AVF Proj. ID: 123
Year Funded: 2001
Category: Enology - Nitrogen Status
Investigators: Barry Gump, Kenneth Fugelsang, Keith Patterson, Bruce Zoecklein

Effects of Selected Vineyard Management Practices on Nitrogen Status of Grape Juice

The research team has established relationships with seven vineyards, Virginia, as well as the central coast, central and southern San Joaquin Valley and the Lodi area of California, with respect to vineyard trials, sampling and small lot wine production.

A total of 528 berry samples (excluding duplicates) corresponding to crop load and canopy orientation and multiple sample periods from veraison to harvest have been collected and analyzed by Formol, OPA and ArOPA procedures for FAN and NH3. Comparison of the analytical methods by crop load level and canopy orientation indicated no statistically significant differences (T-test, p<0.05) between high and low crop load levels for that season. There were significant differences in OPA amino acids and OPA arginine values between east and west sides of the canopy. Higher levels were observed on the west side.

A preliminary comparison of Formol values with summed OPA and ammonia from 1999 Virginia Cabernet Sauvignon samples indicated that the Formol method produced significantly higher values for assimilable nitrogen than did OPA + ammonia for the same sample (p <0.05).
Initially, two methods were evaluated for expression of juice from collected fruit. A comparison of blender and stomacher processing methods was performed to evaluate possible effects of seed breakage or analyte stratification on analytical results. Early season and post-harvest samples of 1999 Virginia Cabernet Sauvignon fruit were tested. No significant differences (p <0.05) in Formol values were observed. For the OPA measurements, no significant differences were observed in the early season sample set, but the stomacher method was found to produce higher OPA nitrogen values for the late season samples.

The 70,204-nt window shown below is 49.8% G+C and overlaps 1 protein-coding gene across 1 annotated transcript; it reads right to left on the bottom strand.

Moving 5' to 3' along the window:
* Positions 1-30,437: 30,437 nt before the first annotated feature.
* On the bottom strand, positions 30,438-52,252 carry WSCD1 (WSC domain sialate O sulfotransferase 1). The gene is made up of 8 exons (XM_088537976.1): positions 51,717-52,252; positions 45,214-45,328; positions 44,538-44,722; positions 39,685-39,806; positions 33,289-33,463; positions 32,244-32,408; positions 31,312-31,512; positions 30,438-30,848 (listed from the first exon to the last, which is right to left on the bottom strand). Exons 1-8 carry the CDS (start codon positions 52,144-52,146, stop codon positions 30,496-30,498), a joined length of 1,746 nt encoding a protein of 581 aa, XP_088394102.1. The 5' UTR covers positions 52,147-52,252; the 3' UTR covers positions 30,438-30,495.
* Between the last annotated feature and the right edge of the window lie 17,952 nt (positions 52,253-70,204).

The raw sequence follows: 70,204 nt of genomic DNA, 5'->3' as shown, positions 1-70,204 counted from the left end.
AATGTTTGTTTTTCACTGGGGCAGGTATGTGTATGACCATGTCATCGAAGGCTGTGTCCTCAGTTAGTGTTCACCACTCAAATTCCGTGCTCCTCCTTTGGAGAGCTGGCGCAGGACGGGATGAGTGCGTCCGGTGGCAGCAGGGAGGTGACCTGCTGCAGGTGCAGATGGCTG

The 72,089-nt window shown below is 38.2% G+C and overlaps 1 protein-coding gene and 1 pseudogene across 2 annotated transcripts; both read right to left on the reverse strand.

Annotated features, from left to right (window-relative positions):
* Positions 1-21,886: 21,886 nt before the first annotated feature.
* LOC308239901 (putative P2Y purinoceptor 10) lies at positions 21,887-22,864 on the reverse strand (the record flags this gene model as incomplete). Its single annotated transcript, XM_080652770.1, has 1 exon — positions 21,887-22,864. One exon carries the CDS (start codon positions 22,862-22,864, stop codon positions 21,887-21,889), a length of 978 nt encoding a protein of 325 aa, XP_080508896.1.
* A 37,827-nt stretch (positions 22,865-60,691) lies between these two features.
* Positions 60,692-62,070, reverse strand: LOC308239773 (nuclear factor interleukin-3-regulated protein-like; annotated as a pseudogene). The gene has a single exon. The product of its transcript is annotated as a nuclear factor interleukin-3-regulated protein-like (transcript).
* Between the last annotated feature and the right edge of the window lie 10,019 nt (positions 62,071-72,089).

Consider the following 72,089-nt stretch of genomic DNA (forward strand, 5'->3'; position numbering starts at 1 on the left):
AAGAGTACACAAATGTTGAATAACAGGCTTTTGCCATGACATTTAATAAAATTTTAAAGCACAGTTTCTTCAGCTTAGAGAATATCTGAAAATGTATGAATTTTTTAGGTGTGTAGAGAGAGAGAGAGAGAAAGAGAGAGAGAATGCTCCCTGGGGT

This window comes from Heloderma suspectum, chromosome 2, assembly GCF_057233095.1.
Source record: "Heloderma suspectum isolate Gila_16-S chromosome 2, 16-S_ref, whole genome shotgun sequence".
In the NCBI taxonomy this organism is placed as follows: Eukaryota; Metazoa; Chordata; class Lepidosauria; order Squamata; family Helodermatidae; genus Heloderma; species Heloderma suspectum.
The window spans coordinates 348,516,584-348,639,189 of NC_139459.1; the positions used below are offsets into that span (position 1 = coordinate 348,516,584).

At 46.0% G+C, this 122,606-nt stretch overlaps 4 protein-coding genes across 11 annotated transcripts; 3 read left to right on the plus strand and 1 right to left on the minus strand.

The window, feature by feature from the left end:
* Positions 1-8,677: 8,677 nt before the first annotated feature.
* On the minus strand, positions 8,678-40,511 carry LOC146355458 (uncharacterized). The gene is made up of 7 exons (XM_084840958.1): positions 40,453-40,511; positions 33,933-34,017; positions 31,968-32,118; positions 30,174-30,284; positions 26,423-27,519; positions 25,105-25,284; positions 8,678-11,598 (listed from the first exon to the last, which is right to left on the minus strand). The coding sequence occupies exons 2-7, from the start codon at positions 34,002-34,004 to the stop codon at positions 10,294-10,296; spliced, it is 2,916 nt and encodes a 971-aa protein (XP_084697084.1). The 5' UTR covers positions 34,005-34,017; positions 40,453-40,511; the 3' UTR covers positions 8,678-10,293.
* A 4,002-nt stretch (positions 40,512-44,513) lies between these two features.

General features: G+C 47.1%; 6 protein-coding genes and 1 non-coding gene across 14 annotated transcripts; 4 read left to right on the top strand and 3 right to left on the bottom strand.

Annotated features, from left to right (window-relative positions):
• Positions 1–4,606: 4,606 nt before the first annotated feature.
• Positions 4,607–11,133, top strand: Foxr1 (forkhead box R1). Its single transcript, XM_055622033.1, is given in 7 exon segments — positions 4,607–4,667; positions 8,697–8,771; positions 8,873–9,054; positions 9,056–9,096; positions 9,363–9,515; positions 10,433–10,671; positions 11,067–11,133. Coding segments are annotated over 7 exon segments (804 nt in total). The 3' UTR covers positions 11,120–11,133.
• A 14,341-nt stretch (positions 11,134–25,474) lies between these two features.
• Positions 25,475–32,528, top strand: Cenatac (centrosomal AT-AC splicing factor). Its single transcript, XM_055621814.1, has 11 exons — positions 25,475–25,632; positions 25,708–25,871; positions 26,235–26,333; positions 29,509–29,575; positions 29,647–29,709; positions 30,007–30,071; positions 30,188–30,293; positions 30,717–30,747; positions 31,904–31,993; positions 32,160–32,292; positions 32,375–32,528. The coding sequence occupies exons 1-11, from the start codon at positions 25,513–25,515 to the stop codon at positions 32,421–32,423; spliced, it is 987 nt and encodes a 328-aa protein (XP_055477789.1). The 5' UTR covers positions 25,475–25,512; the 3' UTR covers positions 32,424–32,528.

In conjunction with Formol titrations, spectrometric (OPA) analyses for general total amounts of the alpha amino acids, arginine specific spectrometric (ARGOPA) analyses, and ammonia, we are attempting to also conduct HPLC analyses for all the amino acids present. The purpose for the latter analyses is to allow us to look at proline/arginine ratios, and specific amounts of cysteine, methionine, and other specific amino acids, as a function of vineyard or winemaking study. Currently we are investigating the use of phenylisothiocyanate, dimethylamino-azobenzene sulfonyl, and dimethylaminoazobenzene thiohydantoin amino acid derivatizations to determine which of these procedures will work best with our juice and wine samples. A Hewlett-Packard model 1050 HPLC with diode array detection is being used in this work. To date the instrument operational conditions have been established for the derivatives being run and chromatograms of some of the derivatized amino acids run. Analysis of fermentation volatiles (fusel alcohols and esters) has begun.

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